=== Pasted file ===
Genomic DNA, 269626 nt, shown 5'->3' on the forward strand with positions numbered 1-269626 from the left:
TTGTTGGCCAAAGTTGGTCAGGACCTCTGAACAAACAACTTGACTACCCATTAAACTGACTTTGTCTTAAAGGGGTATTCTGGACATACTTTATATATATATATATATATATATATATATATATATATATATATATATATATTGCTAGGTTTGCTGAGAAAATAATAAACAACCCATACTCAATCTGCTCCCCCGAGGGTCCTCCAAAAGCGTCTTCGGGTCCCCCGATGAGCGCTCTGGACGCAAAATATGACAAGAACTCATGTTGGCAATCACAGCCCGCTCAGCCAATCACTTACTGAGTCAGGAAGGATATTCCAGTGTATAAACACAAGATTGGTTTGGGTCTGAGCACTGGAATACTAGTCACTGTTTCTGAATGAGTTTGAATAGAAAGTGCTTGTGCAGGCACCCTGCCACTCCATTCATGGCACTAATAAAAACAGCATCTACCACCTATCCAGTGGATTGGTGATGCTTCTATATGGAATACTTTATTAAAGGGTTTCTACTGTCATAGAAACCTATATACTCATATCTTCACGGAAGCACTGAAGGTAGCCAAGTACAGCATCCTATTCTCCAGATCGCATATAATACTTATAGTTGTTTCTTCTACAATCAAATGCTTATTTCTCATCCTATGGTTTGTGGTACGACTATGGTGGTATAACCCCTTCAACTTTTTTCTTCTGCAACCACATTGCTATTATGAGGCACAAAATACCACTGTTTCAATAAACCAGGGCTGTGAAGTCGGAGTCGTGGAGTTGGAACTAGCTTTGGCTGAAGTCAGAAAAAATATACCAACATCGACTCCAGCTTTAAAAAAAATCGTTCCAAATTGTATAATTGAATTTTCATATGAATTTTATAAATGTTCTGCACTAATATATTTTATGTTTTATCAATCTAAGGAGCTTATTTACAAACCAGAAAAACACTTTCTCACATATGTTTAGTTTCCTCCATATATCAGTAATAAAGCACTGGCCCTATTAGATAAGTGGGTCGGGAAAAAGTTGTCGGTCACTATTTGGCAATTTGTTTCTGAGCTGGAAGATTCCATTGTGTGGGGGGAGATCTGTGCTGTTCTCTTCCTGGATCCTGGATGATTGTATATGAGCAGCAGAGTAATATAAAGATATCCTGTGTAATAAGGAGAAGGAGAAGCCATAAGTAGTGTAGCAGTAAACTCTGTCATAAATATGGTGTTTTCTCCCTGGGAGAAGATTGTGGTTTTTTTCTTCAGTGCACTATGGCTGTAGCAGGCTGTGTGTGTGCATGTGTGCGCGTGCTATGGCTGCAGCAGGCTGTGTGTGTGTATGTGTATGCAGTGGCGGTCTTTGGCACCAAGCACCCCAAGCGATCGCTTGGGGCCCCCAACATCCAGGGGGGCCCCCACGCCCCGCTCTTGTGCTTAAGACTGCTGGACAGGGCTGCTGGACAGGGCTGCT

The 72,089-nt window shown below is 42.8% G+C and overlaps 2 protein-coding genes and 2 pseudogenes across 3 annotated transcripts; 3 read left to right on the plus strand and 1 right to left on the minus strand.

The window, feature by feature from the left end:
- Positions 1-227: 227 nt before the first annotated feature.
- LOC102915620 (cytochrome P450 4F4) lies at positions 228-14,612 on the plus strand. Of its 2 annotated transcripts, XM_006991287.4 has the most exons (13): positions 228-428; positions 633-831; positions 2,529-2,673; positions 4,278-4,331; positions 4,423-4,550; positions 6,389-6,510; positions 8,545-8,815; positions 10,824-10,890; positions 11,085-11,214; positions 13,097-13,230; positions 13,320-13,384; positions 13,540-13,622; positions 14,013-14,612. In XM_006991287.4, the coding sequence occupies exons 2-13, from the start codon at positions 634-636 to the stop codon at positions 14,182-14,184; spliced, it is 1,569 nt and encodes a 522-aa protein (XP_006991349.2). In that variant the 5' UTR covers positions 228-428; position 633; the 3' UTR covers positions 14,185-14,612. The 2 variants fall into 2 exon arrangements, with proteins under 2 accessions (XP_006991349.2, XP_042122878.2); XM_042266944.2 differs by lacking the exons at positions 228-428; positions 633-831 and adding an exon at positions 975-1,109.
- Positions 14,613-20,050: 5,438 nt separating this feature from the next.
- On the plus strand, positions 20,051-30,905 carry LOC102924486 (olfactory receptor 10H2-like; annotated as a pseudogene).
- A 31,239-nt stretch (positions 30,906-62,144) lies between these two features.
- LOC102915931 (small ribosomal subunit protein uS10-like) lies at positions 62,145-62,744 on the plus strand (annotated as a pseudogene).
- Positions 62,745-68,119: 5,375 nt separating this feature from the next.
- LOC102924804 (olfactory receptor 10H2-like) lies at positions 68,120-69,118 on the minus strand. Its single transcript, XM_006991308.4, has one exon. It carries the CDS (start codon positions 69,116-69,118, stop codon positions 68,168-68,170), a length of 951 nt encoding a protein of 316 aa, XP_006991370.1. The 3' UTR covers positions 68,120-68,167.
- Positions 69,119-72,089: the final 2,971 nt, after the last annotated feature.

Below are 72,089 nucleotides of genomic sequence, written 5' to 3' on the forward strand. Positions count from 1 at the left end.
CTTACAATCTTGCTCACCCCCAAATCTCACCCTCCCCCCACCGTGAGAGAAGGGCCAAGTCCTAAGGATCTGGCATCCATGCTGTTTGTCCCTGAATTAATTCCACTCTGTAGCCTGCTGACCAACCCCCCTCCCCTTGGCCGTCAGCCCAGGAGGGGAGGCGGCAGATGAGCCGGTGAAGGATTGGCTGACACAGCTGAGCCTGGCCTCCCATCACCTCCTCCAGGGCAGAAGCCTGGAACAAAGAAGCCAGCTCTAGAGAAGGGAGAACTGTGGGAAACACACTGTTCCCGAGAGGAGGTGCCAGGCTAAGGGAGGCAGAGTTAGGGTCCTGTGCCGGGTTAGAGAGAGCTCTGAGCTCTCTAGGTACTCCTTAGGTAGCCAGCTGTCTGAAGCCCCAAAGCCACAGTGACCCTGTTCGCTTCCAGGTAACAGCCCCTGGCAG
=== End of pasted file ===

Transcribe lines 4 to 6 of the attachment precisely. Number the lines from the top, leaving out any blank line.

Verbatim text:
The window, feature by feature from the left end:
- Positions 1-227: 227 nt before the first annotated feature.
- LOC102915620 (cytochrome P450 4F4) lies at positions 228-14,612 on the plus strand. Of its 2 annotated transcripts, XM_006991287.4 has the most exons (13): positions 228-428; positions 633-831; positions 2,529-2,673; positions 4,278-4,331; positions 4,423-4,550; positions 6,389-6,510; positions 8,545-8,815; positions 10,824-10,890; positions 11,085-11,214; positions 13,097-13,230; positions 13,320-13,384; positions 13,540-13,622; positions 14,013-14,612. In XM_006991287.4, the coding sequence occupies exons 2-13, from the start codon at positions 634-636 to the stop codon at positions 14,182-14,184; spliced, it is 1,569 nt and encodes a 522-aa protein (XP_006991349.2). In that variant the 5' UTR covers positions 228-428; position 633; the 3' UTR covers positions 14,185-14,612. The 2 variants fall into 2 exon arrangements, with proteins under 2 accessions (XP_006991349.2, XP_042122878.2); XM_042266944.2 differs by lacking the exons at positions 228-428; positions 633-831 and adding an exon at positions 975-1,109.